The V-8000 is ready to virtualize
Lower-cost Intel and AMD servers can be combined to serve the same purpose, Quinn says, by using 3Leaf's I/O virtualization engine. The V-8000 Virtual I/O Server acts as a front-end traffic manager, the equivalent of a large computer backplane moving data among the other 30 to 32 low-cost servers in the data center rack.
This is "a RAID approach to server management," says Bryan Doerr, CTO of Savvis, a company that hosts data centers and provides data center services. A redundant array of independent disks is managed as a single pool of storage for many users. Similarly, 3Leaf's Virtual I/O Server treats the 30 to 32 standard-issue servers in a rack as a pooled resource. The V-8000 can assign large enterprise applications, such as database servers, a specific share of the CPU and memory from the servers in the rack it manages.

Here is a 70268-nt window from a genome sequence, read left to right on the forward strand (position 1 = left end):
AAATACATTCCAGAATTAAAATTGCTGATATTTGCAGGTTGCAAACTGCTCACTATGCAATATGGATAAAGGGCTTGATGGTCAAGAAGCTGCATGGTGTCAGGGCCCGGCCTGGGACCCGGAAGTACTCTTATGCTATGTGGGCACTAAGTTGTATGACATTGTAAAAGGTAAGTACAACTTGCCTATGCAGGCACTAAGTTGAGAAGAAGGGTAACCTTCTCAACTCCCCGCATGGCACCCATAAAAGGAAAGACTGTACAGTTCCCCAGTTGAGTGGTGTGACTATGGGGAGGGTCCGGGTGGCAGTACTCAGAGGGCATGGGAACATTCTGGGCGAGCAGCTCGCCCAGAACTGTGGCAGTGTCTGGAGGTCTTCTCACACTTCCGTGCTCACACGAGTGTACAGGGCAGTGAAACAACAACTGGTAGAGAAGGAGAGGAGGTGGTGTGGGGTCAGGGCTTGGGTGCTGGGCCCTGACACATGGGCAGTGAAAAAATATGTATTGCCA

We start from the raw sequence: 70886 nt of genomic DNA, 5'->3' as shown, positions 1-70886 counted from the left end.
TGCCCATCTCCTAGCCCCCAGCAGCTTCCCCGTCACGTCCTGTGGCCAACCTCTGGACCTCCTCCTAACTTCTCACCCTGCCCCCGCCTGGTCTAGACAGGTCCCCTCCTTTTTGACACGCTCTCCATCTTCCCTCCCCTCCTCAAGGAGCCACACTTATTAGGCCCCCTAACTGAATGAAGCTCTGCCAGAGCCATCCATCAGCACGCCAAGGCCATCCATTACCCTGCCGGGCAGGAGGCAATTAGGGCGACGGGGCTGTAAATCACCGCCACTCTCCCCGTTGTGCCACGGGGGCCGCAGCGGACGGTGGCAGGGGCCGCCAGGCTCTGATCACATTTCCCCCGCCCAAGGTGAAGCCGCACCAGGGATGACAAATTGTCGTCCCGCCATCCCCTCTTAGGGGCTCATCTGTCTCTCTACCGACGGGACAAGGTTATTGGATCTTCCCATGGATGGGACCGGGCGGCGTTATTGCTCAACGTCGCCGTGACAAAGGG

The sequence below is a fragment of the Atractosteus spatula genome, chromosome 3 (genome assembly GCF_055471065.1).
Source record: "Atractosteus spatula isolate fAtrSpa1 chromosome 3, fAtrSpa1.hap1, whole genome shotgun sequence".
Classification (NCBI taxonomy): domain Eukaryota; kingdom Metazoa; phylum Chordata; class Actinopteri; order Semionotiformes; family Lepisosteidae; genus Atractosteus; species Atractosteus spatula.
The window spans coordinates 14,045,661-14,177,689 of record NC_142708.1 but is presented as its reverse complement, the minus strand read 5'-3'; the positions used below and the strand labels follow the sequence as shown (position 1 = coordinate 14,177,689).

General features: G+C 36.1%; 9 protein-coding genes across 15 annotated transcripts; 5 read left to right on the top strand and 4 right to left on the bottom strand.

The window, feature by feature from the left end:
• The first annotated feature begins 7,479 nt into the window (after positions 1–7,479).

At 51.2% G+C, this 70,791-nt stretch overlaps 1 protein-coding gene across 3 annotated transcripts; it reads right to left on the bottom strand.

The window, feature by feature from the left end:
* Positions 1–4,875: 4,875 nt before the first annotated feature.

Savvis would like to build a server that meets its high-end needs simply by plugging more processors, memory, and network interface cards into one box, similar to what 3Leaf is doing, using standard-issue Intel or AMD rack-mount servers, Doerr says.
In evaluating the V-8000, Savvis has found it can virtualize the I/O of a rack of servers as claimed. "They're expanding the virtual machine's borders across hardware boundaries," he says. "To us, that's kind of cool."